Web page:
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Desperately Seeking Sunlight

Chandra Bhatnagar,
Senior Staff Attorney,
ACLU Human Rights Program
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May 31, 2008

Hurricane Katrina was a catastrophe and a natural disaster, but the U.S. government’s response to the storm has been even more catastrophic and disastrous. The severity of the storm, combined with governmental inaction, incompetence, callousness, and discrimination in providing relief to individuals in need created a second disaster, and was a stark reminder of the enduring impact of American apartheid and the contemporary forms of racial and economic inequality that persist.

Against this bleak backdrop, Mr. Doudou Diène, the United Nations Special Rapporteur on contemporary forms of racism, racial discrimination, xenophobia and related intolerance, was welcomed by Gulf Coast residents and local and national advocates, as an independent and internationally recognized human rights monitor who could document the very real human rights abuses that continue in the Gulf Coast region. During his visit, Mr. Diène toured New Orleans, Biloxi, Miss., and other parts of the Gulf Coast and heard testimony from affected community members and advocates in issue areas ranging from criminal justice, education, the rights of immigrant and African-American low-wage workers, housing, immigration detention and deportation, and environmental justice.

As part of his tour of New Orleans, Mr. Diène was taken to the Crescent City Connection Bridge where police fired guns to block African-American residents seeking refuge from the flood waters during the storm, he also visited the Lower 9th Ward, where he met with residents and saw the devastation that the community has endured.

Mr. Diène began his day by driving by the notorious Orleans Parish Prison, where he heard about serious human rights violations chronicled in the ACLU’s report, Abandoned and Abused. During the tour and in the hearings later in the day, Mr. Diène was told the decision to not evacuate the prison before the storm resulted in some prisoners dying before officers finally came to evacuate them. He heard how guards used pepper spray to subdue prisoners, assaulted them with rifle butts, shot at them with beanbag guns — some in the back, and made them lie down on the muddy prison floor with the explanation that the guards needed to “restore order” or to prevent prisoners “escaping” rising floodwaters. Most of all, he heard about rampant racial discrimination that prisoners faced. One story is expressed very poignantly by Mr. Clarence Norman in the ACLU report to the United Nations’ Committee on the Elimination of Racial Discrimination:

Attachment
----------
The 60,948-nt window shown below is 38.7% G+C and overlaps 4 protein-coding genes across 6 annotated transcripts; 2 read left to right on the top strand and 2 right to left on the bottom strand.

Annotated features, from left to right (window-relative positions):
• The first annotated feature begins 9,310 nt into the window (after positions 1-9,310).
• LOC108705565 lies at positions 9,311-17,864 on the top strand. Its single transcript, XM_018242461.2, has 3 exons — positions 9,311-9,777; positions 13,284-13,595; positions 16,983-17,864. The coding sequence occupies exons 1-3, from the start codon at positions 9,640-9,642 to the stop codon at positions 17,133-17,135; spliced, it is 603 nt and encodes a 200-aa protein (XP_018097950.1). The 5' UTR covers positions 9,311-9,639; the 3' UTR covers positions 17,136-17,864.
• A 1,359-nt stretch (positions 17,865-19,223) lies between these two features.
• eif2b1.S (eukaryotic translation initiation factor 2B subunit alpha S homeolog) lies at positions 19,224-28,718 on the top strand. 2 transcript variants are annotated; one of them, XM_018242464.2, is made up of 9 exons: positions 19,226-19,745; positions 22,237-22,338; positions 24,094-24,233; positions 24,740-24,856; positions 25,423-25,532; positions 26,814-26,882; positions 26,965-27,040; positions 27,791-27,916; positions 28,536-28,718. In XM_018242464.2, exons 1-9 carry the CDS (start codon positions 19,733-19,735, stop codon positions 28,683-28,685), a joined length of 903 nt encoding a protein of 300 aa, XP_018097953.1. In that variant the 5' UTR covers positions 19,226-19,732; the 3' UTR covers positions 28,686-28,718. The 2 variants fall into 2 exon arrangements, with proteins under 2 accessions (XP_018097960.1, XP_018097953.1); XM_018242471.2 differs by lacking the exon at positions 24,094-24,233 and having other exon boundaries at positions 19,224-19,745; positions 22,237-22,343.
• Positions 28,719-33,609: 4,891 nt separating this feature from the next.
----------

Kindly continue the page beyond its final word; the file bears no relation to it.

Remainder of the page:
I witnessed several inmates with various medical conditions suffer from dehydration— we were forced to live off toilet water, and lie in our own waste and bodily fluids. We were drinking out of toilets because that is all we had…They used to set the food trays on the floor…I asked why they did that, and they said we were like monkeys, and that’s what you do with animals at the zoo.

Later in the day during the hearings, Mr. Diène was told about the exploitation of low-wage workers in the Gulf Coast region and the relationship between the lack of economic opportunity offered to African-American workers and the severe exploitation and abuse suffered by immigrant workers. He heard about undocumented immigrant workers being harassed and racially profiled by police, being cheated out of their wages, and suffering discrimination and health and safety abuses on the job. He heard about immigrant “guest-workers” being lured to the region with promises of good-paying, steady jobs, and paying exorbitant amounts of money to recruiters contracted by hiring companies, and once they arrive deep in debt, the workers are denied basic workplace protections.

He was told of the inherent abuses in the U.S. guest-worker program, including the lack of visa portability and workers’ reliance upon “employer-sponsors” to remain in the U.S. This creates a Catch-22 for workers, as they’re effectively unable to challenge employer abuse and exploitation without facing the threat of deportation and being forced into labor to pay off debt. Mr. Diène was told that these factors, combined with exploitative working conditions, and fraud and abuse in recruitment and subcontracting, leave guest-workers in extremely vulnerable situations that are often compounded by physical and linguistic isolation, racial discrimination, and on occasion violence and physical abuse. He also heard that low-wage South Asian and Muslim workers are particularly vulnerable, as they face anti-immigrant hostility, employment abuse, and post-9/11-related discrimination.

It has been said that “Sunlight is the best disinfectant.” Sadly, more than 2 1/2 years after one of the most severe natural disasters to ever impact a major American city and entire region, residents are still in search of “sunlight,” or accountability for the serious and systemic human rights violations that occurred. We have yet to have a 9/11 Commission-style investigation into what happened before, during, and after Katrina; moreover, even today, people are still in desperate need of governmental assistance in returning to their homes and communities and rebuilding their lives. Mr. Diène saw and heard much during his time in the Gulf Coast, it is the hope of many residents here that the “international sunlight” that his visit and report brings will create additional pressure on the federal, state, and local governments to comply with their human rights obligations and to allow residents the opportunity to return and rebuild.

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